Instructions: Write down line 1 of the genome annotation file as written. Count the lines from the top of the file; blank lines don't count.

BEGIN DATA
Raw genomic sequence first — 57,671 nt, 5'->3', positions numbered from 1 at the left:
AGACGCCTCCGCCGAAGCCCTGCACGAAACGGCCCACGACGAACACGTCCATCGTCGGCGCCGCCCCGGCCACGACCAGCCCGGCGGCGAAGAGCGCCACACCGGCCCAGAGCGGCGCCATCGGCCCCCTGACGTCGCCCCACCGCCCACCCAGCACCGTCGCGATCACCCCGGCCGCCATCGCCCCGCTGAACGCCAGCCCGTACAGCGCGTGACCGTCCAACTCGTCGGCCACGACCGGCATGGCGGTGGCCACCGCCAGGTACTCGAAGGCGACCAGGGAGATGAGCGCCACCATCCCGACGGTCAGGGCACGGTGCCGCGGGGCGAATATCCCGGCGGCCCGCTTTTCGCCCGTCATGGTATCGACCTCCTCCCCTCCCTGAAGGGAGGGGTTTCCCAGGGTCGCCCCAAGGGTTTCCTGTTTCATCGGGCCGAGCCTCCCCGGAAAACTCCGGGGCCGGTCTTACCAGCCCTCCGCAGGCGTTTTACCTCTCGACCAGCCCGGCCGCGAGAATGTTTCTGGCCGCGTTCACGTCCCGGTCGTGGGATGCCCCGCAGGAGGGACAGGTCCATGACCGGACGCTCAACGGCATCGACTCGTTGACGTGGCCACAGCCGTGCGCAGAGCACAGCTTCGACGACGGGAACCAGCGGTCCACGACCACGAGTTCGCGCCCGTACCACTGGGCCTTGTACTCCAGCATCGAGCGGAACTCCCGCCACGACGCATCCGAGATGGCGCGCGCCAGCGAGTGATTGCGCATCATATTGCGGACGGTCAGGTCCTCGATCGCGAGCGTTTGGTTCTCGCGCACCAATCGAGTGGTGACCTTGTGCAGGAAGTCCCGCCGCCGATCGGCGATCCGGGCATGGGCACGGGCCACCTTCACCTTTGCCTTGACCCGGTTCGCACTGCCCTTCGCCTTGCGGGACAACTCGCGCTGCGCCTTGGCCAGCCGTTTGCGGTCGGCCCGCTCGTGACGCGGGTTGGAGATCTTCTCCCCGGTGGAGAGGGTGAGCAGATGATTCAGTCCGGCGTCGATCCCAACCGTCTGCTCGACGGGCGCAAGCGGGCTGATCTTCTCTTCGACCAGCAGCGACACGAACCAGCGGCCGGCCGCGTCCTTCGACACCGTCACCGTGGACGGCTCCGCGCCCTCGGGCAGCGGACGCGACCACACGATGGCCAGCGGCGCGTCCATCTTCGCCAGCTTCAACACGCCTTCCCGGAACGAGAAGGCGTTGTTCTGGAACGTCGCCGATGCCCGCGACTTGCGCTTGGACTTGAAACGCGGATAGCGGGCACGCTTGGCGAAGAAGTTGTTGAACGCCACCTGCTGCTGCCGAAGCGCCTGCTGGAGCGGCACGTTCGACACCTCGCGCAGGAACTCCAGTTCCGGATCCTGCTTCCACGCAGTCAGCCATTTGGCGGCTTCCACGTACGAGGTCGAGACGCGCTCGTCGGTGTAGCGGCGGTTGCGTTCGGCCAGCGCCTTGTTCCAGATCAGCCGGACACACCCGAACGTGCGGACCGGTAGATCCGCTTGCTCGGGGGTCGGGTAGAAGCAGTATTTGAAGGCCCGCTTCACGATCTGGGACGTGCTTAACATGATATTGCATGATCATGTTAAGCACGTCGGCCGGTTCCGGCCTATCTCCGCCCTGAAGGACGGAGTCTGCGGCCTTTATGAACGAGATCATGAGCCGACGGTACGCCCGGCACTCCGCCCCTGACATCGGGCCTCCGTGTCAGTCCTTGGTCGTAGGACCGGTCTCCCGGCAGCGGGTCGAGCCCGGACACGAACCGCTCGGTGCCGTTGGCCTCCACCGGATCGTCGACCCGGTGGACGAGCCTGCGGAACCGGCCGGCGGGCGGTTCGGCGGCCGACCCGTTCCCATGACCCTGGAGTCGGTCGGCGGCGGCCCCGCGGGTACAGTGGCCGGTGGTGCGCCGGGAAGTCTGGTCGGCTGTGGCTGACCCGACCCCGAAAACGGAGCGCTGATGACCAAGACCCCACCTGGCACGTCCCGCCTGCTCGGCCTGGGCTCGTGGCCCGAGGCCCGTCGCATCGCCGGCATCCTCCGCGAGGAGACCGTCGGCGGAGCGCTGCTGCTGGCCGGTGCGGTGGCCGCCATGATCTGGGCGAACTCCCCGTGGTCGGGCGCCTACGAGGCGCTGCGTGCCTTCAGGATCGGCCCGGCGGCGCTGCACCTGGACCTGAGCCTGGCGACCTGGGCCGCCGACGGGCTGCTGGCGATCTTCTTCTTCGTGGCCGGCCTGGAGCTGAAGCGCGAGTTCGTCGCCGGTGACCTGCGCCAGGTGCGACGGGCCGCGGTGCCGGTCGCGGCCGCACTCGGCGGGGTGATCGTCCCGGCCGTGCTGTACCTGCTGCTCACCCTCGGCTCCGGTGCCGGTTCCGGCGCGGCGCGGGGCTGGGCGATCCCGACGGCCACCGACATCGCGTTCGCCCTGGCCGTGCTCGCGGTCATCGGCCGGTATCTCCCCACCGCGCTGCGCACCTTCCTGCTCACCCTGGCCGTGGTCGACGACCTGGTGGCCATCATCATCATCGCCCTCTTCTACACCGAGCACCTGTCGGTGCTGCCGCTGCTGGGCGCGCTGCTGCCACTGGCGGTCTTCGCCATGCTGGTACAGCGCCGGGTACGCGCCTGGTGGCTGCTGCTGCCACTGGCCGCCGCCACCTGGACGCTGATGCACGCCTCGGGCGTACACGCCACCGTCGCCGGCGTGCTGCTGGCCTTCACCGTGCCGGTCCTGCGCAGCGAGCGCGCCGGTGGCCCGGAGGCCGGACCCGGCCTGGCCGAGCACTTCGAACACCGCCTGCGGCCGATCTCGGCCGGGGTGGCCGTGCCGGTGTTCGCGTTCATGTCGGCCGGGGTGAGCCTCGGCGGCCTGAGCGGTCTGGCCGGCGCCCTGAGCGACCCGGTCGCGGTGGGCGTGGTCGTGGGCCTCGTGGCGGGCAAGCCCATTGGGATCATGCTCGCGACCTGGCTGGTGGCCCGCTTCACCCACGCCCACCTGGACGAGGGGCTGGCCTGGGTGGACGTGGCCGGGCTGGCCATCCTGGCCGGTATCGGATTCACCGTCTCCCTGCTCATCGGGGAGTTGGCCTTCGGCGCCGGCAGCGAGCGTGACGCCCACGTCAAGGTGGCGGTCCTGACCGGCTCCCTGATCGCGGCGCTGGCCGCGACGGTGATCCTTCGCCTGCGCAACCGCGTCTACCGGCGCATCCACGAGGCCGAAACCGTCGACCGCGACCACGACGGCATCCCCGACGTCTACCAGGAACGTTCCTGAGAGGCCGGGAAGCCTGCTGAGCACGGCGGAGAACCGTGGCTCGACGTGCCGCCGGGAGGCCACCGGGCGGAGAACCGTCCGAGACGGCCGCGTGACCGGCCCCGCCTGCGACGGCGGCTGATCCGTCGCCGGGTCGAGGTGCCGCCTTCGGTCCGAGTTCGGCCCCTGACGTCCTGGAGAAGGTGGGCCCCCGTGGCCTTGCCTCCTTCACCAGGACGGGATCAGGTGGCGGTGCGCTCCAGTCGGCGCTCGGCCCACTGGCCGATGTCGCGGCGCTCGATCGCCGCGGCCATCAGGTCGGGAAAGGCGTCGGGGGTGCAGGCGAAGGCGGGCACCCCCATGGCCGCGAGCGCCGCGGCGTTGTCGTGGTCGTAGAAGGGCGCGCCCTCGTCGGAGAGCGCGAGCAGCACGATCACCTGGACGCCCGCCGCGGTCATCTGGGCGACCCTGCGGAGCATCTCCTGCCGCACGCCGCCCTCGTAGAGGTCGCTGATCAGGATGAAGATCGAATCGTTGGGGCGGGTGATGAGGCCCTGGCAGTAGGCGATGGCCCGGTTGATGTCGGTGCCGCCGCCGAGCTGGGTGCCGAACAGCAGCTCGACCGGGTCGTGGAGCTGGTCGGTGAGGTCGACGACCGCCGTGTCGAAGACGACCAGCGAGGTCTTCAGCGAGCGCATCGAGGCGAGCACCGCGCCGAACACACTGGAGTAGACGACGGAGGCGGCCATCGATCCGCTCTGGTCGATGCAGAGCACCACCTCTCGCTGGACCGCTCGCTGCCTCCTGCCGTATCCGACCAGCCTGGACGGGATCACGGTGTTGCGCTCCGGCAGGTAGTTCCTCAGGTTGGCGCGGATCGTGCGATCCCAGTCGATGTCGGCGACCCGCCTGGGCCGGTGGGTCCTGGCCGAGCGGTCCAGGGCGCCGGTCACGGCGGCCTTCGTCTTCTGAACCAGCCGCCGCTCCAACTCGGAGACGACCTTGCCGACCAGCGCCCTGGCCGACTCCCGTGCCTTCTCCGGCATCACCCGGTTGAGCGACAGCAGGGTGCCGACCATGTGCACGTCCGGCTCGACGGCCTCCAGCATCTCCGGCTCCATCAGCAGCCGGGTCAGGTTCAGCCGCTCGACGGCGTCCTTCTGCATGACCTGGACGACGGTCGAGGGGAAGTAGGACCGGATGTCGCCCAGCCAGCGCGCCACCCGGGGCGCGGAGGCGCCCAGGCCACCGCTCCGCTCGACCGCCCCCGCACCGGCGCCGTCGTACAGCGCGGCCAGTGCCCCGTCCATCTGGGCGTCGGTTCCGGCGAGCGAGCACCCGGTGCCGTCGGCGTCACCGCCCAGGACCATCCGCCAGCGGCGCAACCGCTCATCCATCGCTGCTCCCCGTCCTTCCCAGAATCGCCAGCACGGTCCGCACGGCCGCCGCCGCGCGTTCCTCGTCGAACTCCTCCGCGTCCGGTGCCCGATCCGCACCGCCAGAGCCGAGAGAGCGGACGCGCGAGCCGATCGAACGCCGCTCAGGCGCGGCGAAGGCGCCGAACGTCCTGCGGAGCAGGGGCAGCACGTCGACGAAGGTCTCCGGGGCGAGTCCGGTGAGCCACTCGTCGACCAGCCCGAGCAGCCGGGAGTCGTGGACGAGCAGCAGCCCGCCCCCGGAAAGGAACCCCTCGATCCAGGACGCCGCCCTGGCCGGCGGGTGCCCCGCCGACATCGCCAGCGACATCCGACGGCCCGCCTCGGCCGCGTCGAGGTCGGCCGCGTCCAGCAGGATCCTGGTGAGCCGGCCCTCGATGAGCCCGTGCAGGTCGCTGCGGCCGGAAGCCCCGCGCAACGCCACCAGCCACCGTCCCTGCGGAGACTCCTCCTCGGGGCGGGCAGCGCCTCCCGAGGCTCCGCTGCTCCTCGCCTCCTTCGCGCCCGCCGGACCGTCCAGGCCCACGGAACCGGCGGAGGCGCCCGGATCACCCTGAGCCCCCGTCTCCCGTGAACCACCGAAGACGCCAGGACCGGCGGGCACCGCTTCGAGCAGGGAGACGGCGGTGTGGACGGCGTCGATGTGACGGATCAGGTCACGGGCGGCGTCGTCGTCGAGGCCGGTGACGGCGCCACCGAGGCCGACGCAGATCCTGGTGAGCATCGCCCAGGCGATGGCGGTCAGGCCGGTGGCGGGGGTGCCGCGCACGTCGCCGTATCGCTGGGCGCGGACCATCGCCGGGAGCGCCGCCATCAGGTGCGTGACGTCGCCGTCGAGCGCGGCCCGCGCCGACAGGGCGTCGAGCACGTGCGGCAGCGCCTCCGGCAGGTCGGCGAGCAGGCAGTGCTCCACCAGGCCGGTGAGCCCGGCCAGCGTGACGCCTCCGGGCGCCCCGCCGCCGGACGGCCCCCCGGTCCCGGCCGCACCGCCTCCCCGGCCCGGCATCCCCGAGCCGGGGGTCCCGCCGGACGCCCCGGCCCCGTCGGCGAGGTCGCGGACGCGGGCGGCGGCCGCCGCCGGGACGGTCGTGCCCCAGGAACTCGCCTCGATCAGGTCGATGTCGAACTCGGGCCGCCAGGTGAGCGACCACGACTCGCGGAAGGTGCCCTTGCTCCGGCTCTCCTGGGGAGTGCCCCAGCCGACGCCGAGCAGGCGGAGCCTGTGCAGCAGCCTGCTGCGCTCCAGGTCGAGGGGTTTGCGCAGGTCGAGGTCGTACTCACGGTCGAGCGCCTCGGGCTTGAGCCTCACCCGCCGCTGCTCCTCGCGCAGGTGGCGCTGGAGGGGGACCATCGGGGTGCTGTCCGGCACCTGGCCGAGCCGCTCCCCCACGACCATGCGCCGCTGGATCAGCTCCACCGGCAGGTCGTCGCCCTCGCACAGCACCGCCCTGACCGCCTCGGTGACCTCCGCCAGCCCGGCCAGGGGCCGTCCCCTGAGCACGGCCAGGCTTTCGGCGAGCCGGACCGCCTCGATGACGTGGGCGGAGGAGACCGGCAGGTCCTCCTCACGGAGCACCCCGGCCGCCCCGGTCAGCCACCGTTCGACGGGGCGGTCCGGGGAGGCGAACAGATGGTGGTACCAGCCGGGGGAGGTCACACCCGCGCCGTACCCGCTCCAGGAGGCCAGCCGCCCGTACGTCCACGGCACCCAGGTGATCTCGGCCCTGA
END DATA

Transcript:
Raw genomic sequence first — 57,671 nt, 5'->3', positions numbered from 1 at the left: